Augmented Reality Has Already Begun Infiltrating the Automotive World—Just Not the Way You Think
Augmented reality interfaces are the future of how drivers see the world—but AR is already showing up in some surprising places.
One day, augmented reality—the precise projection of digital information over real-world views—will likely become such a natural way of telegraphing information to drivers and passengers, looking at physical screens will feel like a quaint, distant memory. Navigation-system directions will float on the road ahead of you. Restaurants you’re looking for will glow brighter than the buildings around them, pulsating to capture your attention. Off-roaders will be able to look through their vehicles’ floors and doors as they sidestep boulders and crawl over logs. While these visuals will appear through lightweight glasses or the vehicles’ own windows, though the graphics won’t appear to reside on the glass itself. They’ll instead be…out there.
That’s the future, though, and getting there will predictably require many baby steps—as much to help the driving public get used to the technology as to develop it. At the moment, augmented reality systems currently available for the drivers themselves are limited to small, relatively crude head-up-displays—though the Lexus LS flagship sedan has a notably robust 24-inch HUD display with dynamic graphics—and more-dazzling-but-not-truly-integrated screen-based systems like the new Mercedes MBUX infotainment system, which projects directional arrows, street names, and house numbers onto the real-time forward view in the car’s infotainment display. Future systems from BMW, Jaguar, Toyota, Ford, and many other carmakers are in the pipeline—often in collaboration with industry suppliers such as Continental—and tech giants Apple and Google are developing such products, as well. In fact, Apple filed a patent in August for a windshield-based system that would not only integrate digital information in the environment, but also enable FaceTime conversations between vehicles, according to Patently Apple.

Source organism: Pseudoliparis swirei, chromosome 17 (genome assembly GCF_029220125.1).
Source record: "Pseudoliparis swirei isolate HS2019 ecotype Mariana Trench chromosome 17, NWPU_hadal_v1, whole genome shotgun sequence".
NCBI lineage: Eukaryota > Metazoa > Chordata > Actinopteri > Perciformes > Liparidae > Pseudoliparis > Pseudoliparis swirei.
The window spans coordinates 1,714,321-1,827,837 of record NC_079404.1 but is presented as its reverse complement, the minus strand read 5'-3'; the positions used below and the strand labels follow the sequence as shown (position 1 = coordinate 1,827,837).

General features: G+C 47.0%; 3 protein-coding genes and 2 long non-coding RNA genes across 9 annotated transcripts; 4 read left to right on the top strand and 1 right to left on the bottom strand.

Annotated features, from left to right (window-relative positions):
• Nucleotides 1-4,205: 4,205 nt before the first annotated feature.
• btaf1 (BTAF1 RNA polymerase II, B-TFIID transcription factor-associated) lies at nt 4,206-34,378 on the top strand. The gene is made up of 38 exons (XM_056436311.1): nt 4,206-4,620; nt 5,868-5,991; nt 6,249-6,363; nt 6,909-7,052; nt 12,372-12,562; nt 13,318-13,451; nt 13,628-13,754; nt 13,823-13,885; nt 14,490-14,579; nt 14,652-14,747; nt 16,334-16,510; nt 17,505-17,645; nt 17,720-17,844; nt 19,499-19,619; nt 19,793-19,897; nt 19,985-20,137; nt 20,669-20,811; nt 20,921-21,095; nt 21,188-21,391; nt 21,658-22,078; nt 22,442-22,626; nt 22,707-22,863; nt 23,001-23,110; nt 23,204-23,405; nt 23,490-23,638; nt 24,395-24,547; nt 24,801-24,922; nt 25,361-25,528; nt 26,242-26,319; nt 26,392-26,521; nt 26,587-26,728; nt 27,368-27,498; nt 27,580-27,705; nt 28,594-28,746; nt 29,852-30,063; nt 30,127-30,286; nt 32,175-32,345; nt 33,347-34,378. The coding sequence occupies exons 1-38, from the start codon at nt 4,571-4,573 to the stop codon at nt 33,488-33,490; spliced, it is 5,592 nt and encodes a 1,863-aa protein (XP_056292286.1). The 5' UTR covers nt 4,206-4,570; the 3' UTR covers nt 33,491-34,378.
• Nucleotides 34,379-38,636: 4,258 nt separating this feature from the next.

Much of this development is linked to the steady advance of semi-autonomous and autonomous vehicles, which will make considerable use of augmented reality to keep passengers occupied and entertained on their drives. But the systems are also dancing around the periphery of current drivers' seats in order to advance the technology, get it out into the real world, or have it help with specific duties within the automotive industry. On the production side, Porsche has integrated tablet-based AR technology to gauge the precision of its factory tooling, while Microsoft’s Hololens mixed-reality goggles have been deployed by Ford to assist with vehicle design. Just this week, at Microsoft’s technology summit in Japan, Toyota and Microsoft unveiled a partnership that uses Hololens to inspect the thickness of certain vehicle coatings—a process that ordinarily takes several days and involves layering physical sheeting on the car surfaces. Toyota has also begun using AR to gauge the placement and integration of new equipment on factory floors.
Outside the factories, companies are exploring more creative uses of the tech for consumers, hoping to educate the media and buyers about new technologies—though occasionally with dubious real-world benefits. Genesis, for instance, was the first to offer a digital owner’s manuals with augmented reality functionality built-in. With the Genesis Virtual Guide, you can hold your smartphone up to the engine bay and be directed to the oil dipstick or washer fluid receptacle, or find your way to certain controls in the cabin, among other functions. These, of course, can also readily be conveyed with simple photos, but there’s no doubt the novelty of the tool is engaging and forward-thinking.
The same is true of Audi’s recent use of augmented reality as part of the media briefings many automotive journalists receive during vehicle launches. The company used the technology at both the flagship A8's launch event last month and the Audi E-Tron electric SUV launch. In these cases, engineers walked journalists through new systems to explain how they work, highlighting their placement in the vehicles at the same time as showing their functionality. Both could be also conveyed just as well with photos or simple videos, but there was an element of context and three-dimensionality that exists with AR that 2-D content simply can’t equal. When you’re walking around a virtual car, or getting up close and inspecting elements on your own, it speeds the comprehension process significantly. Some may snicker at the gimmicky nature of the demonstrations—and they’re not wrong to be a bit skeptical—but there is a place for it, and its value will likely grow as AR's capabilities improve. Soon enough, we’ll be virtually inside the engines and motors and watching how the hardware and software interact in different driving challenges.
Eventually, such demonstrations will surely be integrated into showroom displays, and even available as downloadable or streamable demos for people who own the proper hardware. In that case, you’ll be able to look at a virtual car as it would sit in your driveway or garage—and hell, maybe even stick a lawn chair down, play with said car’s controls, and go for a virtual ride in the new machines. All, of course, while sitting in the middle of your garage floor with a headset on. It may not look all that cool from the outside...but it’s the future.
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